that was that's the glorified piece, right. And I feel like to your point about the lifestyle business, like, as an entrepreneur, myself, I'm leaning way more to the lifestyle business approach of things. And I think more and more people are Yeah, because the, the veil is off, on one end up what that actually is like, Okay, you're going to get all this money. And it's going to be, you're going to do things with it, you're going to make mistakes. And now you have new bosses, by the way, you signed up for this, if you're a founder, entrepreneur, whatever, and you signed up for all this stuff, and you want to focus on the thing that you wanted to focus on. But because you got all this money you in organically grew and now you have adopted all these challenges and problems you never even actually knew what you were signing up for. Like going back to the like the job description you didn't know, you didn't know that at some point. Because you want to build this big thing. You are gonna have to care about your employee base because you you have new KPIs, and those KPIs are growth and that's tied to the VC and, and kind of going back to like the preference like you, for me, like lifestyles interesting and more appealing at this time because I've seen so much of like the VC startup space and like, I'm curious, like, you've had such a diverse range of experiences and like I was on the industrial side myself like that seems to probably be pervasive like you're you're at that spot now like you worked in corporate you worked up through you know, corporate ladders and now you're more on on you're kind of like okay with being a contractor and you know, being able to take that risk. Some of that comes with privilege and experience and all that fun stuff, but like, there is a true mentality shift. I think it's happening faster for folks.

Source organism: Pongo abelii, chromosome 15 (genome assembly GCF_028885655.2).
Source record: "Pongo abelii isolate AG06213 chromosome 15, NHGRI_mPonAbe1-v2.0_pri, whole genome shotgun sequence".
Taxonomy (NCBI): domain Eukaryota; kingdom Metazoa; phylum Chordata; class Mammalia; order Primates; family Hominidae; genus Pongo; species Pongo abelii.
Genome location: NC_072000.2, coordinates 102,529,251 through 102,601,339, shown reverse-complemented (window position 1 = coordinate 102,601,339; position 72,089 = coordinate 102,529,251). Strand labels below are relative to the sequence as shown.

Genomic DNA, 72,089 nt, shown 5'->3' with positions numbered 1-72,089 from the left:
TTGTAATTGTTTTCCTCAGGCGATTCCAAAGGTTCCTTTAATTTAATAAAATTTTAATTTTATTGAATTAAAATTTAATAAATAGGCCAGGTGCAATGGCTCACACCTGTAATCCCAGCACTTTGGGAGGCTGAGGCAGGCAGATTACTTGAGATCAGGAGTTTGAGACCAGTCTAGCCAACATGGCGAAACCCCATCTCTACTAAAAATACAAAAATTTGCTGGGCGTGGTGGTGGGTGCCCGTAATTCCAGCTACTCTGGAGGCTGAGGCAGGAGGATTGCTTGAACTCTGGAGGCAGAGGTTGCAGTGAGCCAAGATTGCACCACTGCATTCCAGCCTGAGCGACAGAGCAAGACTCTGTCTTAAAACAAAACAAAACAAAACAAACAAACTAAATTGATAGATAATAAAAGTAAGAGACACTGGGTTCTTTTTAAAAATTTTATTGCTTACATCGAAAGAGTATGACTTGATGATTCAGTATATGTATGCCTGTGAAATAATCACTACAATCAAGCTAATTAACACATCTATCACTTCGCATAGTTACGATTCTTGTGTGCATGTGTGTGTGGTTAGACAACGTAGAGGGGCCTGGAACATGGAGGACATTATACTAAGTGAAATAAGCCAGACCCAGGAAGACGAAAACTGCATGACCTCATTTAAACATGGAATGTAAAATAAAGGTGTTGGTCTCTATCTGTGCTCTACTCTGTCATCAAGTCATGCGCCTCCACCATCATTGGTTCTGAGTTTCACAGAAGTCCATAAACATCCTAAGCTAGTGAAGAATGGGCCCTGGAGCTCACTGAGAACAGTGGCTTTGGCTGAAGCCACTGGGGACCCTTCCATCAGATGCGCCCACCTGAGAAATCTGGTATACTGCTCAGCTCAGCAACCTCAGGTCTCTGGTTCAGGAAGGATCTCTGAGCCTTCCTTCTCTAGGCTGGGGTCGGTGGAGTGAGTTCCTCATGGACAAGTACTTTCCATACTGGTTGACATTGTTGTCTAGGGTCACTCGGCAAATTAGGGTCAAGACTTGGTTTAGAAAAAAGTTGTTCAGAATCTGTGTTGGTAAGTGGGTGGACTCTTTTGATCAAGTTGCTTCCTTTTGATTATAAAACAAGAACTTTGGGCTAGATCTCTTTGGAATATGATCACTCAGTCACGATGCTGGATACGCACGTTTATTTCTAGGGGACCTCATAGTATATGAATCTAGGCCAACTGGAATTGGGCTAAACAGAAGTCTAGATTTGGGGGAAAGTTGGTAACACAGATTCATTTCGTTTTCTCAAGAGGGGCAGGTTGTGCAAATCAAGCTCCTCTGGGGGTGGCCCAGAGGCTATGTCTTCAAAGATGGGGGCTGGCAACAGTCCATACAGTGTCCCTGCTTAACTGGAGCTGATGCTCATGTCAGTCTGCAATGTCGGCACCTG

Shawn Draisey 1:10:02
Agreed. Yes. 100%. And you know, it's interesting. Yeah, I could be here all day, you know, I don't want to go. But I come from an office I come from a long line of police officers, I come from a long line of general contractors, tradespeople. I was black sheep in the family. So they went job to job do with nothing. They started a gig, they had to go out and about and look for next construction project. That was the way it was framed us a long time ago prior to the industrial revolution where you went gig to gig. And I've had a lot of people tell me of all ages, all Shawn, how did you do that once you're afraid, and must
Qasim Virjee 1:10:57
be terrified every day, I
Shawn Draisey 1:10:58